A river runs through it

San Gabriel Valley Newspapers - January 06, 2002

By Roy LaBomme and Emanual Parker
Staff Writers

ONE day, you'll be able to take the kids to the San Gabriel River near Azusa for the day. See the salmon swimming up stream. Swim. Have a picnic and go for a walk along the water.

Another day, you'll be able to explore the northern Arroyo Seco in Pasadena between Devil's Gate Dam and the Brookside Golf Course, and the southern Arroyo between the Holly and Colorado street bridges. The concrete stream you see today will be natural, and trails will lead hikers and walkers through the area.

These dreams are a long way off, but city officials in Pasadena and Azusa as well as others involved in various conservancy projects, are taking the first steps toward restoring the our natural area rivers.

The restoration will begin with a pair of $1 million state grants, one awarded to the San Gabriel and Lower Los Angeles Rivers and Mountains Conservancy (RMC), and the other to the city of Pasadena.

The conservancy's grant will help buy 34 acres of land along the river's banks in Azusa near the defunct Canyon Inn. The target area is about three miles from the center of town along Highway 39, where it meets Old San Gabriel Canyon Road, just this side of the San Gabriel River. Now the area is the beginning point of a bike path that continues down the river through Whittier Narrows Recreation area and to Pacific Coast Highway in Long Beach.

Parcels on both sides of the Old San Gabriel Canyon Road will be developed and called the Azusa River Wilderness Park.

"It's some beautiful land up the canyon," said Mary Angle, RMC executive director. "It's just a really great place for people to stop off and enjoy being out of doors."

Nestled in the foothills of the San Gabriel Mountains and next to the San Gabriel River, Azusa's San Gabriel Canyon is the gateway to the Angeles National Forest. An estimated eight million people visit the canyon every year.

Below the forest, the river flows over natural terrain, but the land around it is used for mining, housing and business. The city hopes to change that by creating parks and recreation facilities along the river's shores.

The long-term plans for the Azusa River Project include hiking and bike trails, pocket parks in available open space, improved public access and restoration of the natural fauna and habitat.

The Azusa City Council has made it clear that restoration and what they call "re-greening" of the river is a priority," said Robert Person, Azusa assistant city manager, who has spearheaded the project.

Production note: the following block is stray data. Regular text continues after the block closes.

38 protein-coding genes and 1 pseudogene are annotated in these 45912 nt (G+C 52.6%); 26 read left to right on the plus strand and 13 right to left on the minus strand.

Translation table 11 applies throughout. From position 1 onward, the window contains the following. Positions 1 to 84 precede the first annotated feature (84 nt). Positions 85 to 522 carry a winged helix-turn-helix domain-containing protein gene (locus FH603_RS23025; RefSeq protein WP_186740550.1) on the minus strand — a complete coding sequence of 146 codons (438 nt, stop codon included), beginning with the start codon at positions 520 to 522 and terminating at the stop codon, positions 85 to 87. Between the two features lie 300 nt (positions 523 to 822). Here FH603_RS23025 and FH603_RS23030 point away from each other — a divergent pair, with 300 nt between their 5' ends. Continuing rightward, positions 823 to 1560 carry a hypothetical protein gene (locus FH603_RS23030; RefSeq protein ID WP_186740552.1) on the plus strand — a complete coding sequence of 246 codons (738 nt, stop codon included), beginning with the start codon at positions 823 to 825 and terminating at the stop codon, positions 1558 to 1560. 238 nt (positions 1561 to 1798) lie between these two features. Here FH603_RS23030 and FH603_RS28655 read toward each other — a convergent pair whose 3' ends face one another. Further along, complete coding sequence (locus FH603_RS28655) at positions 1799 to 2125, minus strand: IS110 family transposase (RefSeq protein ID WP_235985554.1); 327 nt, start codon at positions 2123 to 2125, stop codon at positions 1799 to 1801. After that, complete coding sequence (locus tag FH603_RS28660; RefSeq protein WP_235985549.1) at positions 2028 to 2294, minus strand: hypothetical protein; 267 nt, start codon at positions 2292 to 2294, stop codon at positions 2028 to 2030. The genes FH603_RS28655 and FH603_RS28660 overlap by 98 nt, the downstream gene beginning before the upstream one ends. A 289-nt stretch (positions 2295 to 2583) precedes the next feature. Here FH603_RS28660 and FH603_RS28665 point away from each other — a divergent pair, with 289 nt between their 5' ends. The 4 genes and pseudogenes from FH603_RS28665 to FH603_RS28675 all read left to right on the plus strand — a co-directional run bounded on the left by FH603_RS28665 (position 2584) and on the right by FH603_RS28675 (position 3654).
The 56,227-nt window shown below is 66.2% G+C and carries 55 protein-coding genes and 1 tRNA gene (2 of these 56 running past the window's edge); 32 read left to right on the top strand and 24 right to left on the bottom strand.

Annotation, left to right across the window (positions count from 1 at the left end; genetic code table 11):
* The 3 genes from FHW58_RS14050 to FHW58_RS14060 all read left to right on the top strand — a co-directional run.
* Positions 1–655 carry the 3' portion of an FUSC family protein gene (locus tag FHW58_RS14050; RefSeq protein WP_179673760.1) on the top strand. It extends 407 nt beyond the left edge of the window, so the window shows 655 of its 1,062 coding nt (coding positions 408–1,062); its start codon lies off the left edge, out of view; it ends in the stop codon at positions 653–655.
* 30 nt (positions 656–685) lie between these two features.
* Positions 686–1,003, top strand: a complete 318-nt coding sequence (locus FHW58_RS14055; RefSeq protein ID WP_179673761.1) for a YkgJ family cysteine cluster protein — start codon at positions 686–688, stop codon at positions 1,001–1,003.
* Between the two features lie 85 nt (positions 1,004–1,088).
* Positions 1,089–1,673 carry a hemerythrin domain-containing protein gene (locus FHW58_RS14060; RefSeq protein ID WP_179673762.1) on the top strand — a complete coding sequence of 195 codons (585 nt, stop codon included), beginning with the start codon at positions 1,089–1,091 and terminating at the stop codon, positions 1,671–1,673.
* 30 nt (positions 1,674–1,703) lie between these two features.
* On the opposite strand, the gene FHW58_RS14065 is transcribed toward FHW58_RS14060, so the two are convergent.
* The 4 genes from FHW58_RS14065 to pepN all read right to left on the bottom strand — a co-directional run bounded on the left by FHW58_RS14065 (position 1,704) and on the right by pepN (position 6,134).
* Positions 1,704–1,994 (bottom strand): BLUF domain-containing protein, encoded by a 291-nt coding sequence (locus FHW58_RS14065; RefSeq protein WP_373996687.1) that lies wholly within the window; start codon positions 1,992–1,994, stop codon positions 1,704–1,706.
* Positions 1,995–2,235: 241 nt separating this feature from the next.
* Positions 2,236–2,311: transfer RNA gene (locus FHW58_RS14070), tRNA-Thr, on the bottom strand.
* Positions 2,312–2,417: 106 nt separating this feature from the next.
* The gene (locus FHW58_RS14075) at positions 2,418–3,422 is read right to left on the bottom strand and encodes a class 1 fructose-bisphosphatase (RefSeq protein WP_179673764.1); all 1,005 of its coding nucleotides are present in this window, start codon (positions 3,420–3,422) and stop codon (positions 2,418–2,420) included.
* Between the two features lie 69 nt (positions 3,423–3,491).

"The river project is four different projects, including the wilderness-park land acquisition," he said. "We're working to get a lot of projects done in a short period of time."

The $1 million-project in Pasadena will include the northern Arroyo Seco between Devil's Gate Dam and the Brookside Golf Course, as well as the southern Arroyo between the Holly and Colorado street bridges.

"South of Devil's Gate Dam are these big chunks of concrete that don't belong there. We plan to take those out," said Tim Brick, with the Arroyo Seco Foundation, a group whose goal is to restore as much of the waterway as possible to a natural state.

"There's exotic vegetation that we will remove and replace with natural stream vegetation," Brick said. "And we will stabilize the stream banks. We also plan to build up the trails people use to hike in those areas."

The project that will create the Azusa River Wilderness Park and help with the Arroyo project, were two of eight state grants totaling almost $10 million for projects along the Los Angeles and San Gabriel rivers.

The money comes from Gov. Gray Davis' Urban Parks Strategy, which uses state funds to acquire and restore parks in heavily urban areas.

"Clean water is critical to maintaining a healthy quality of life for Californians," Davis said.

In a break with previous water bonds, funds from the "Safe Drinking Water, Clean Water, Watershed Protection, and Flood Protection Act of 2000" were also earmarked for recreational projects and acquisitions in urban areas.

-- Emanuel Parker can be reached at (626) 578-6300, Ext. 4475, or by e-mail at emanuel.parker@sgvn.com. Roy LaBomme can be reached at (626) 962-8811, Ext. 2730 or by e-mail at tribune@email.com.